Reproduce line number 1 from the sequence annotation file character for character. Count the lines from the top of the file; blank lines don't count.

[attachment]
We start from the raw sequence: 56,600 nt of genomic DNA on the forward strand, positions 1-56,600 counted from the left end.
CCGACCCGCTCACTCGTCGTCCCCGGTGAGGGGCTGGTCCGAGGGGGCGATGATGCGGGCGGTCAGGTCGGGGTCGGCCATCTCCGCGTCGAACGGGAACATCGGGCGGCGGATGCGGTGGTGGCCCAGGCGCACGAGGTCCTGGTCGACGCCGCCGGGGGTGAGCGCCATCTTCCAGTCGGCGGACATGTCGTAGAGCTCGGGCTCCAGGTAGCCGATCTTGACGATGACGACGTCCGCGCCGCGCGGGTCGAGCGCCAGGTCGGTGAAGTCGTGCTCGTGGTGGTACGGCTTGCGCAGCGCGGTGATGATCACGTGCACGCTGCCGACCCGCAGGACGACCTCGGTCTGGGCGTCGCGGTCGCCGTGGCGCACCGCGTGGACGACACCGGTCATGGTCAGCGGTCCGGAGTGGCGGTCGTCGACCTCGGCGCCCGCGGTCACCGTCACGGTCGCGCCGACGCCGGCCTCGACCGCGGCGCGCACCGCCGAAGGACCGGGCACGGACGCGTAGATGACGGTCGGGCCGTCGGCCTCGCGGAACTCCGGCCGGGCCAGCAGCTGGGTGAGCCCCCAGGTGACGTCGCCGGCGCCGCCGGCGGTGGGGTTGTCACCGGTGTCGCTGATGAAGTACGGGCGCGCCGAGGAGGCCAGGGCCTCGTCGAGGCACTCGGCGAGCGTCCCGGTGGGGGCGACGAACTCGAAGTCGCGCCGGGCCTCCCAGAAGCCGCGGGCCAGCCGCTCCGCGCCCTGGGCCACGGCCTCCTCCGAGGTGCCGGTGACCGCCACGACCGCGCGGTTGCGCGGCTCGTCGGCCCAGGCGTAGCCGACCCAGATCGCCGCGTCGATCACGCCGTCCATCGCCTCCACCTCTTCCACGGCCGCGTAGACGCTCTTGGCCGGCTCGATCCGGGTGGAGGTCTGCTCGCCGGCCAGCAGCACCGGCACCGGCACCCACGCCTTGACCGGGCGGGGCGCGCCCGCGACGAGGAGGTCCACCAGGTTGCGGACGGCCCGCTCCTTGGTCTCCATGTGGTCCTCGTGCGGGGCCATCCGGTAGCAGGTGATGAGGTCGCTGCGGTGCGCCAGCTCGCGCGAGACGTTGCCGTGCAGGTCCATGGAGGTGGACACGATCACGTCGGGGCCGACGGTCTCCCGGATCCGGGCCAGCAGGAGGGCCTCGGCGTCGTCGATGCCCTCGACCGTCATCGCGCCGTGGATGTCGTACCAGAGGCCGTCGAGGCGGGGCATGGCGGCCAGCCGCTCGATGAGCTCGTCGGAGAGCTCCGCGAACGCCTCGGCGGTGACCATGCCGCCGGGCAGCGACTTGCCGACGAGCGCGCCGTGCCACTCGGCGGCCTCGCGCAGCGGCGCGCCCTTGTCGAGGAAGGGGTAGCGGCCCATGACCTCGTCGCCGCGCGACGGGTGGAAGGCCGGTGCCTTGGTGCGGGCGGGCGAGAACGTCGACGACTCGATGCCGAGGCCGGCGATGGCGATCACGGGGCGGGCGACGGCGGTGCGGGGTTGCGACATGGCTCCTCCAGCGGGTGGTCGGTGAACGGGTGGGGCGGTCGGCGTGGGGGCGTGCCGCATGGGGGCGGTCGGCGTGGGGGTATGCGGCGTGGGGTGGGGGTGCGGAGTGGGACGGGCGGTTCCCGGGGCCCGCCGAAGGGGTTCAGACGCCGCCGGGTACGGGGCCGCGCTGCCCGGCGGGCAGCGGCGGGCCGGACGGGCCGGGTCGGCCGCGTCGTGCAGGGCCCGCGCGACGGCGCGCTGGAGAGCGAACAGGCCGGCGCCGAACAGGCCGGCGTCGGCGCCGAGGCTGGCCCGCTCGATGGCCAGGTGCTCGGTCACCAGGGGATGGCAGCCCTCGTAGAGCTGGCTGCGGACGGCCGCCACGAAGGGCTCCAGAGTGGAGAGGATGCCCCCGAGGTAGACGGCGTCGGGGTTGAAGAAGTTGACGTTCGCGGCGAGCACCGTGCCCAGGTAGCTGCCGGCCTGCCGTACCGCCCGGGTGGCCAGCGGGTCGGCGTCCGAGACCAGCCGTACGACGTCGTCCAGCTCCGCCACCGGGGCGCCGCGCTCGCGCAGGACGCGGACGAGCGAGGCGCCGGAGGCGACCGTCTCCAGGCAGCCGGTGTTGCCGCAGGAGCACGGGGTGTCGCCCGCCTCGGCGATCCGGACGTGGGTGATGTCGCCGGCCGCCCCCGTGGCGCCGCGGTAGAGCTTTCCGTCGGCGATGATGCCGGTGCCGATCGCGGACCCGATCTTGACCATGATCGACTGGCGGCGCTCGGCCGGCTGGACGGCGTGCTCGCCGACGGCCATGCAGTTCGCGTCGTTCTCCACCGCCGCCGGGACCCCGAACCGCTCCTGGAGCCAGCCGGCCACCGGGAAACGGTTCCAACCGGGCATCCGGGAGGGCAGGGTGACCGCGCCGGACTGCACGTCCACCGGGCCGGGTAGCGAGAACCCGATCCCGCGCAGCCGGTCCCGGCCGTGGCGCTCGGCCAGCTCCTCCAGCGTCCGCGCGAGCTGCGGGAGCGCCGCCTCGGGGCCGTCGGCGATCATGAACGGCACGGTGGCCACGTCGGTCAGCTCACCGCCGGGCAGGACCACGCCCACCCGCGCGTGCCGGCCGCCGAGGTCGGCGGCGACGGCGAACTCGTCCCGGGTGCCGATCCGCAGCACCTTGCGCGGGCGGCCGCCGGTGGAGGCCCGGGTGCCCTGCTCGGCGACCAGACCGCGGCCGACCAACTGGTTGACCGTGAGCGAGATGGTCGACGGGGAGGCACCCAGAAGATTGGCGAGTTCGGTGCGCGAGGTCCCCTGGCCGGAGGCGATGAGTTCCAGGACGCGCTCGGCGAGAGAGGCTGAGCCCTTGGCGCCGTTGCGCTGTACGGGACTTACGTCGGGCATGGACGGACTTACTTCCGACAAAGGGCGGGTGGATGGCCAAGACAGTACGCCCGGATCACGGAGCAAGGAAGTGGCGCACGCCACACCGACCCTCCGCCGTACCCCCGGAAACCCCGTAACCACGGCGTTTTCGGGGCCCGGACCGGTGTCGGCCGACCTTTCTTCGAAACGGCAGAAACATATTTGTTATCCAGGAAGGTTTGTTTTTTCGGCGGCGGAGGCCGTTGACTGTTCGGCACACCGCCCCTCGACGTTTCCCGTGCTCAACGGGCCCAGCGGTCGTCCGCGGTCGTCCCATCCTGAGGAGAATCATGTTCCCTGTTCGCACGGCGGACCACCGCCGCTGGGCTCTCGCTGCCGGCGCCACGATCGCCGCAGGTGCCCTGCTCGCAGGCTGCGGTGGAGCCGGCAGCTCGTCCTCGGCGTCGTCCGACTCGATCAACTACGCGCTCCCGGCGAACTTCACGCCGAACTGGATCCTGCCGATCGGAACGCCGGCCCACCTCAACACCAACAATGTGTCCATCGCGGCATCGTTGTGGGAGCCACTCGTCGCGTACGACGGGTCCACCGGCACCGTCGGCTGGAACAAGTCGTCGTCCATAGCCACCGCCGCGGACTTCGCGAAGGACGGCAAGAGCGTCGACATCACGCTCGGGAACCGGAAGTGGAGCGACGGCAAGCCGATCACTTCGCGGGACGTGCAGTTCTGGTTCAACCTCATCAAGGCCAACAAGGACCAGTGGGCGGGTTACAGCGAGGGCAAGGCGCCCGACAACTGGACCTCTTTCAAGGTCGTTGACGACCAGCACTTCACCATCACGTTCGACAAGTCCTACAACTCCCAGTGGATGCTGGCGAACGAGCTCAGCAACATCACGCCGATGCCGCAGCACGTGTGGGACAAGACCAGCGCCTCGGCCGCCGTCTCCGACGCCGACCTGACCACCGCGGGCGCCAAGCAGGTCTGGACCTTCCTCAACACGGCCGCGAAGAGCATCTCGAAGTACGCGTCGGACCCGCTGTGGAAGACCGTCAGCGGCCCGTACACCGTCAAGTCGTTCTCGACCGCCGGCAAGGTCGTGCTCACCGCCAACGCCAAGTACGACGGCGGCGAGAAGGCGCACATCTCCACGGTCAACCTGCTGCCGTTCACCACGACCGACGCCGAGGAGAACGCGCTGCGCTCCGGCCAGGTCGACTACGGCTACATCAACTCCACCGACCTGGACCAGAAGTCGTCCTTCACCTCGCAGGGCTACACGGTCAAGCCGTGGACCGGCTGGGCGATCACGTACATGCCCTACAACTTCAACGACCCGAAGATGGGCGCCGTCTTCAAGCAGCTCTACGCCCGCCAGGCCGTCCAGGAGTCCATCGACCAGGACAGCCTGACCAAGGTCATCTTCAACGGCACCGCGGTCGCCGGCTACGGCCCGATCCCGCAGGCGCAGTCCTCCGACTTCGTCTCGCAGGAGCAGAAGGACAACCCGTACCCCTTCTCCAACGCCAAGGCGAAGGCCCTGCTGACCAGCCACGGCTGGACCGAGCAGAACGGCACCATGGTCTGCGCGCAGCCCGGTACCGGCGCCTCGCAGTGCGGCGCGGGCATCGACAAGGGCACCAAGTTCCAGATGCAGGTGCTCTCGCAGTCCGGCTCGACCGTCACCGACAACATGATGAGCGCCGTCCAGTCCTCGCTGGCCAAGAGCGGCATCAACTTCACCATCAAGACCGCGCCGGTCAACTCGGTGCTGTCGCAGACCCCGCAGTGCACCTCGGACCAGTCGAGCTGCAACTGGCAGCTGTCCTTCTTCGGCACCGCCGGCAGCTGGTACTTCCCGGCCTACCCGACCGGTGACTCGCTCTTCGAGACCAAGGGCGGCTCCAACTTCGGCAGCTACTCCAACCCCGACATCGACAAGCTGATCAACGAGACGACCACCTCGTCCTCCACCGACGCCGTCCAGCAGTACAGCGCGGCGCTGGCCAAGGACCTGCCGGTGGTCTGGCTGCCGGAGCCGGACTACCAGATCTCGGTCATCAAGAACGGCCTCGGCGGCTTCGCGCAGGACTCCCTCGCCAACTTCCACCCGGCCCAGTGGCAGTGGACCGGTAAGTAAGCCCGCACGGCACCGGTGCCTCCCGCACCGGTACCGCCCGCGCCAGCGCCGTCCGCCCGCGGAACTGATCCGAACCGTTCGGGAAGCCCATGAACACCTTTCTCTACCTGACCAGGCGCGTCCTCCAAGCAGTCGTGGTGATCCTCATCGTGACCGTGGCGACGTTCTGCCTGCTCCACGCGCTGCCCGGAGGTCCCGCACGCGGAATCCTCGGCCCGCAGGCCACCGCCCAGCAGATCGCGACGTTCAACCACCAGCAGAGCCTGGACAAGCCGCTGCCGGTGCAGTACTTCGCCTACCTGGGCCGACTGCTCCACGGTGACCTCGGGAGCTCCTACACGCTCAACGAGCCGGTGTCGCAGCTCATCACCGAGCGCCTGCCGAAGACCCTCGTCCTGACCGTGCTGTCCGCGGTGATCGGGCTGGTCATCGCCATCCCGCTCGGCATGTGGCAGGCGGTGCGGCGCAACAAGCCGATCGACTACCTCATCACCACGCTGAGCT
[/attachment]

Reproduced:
We start from the raw sequence: 56,600 nt of genomic DNA on the forward strand, positions 1-56,600 counted from the left end.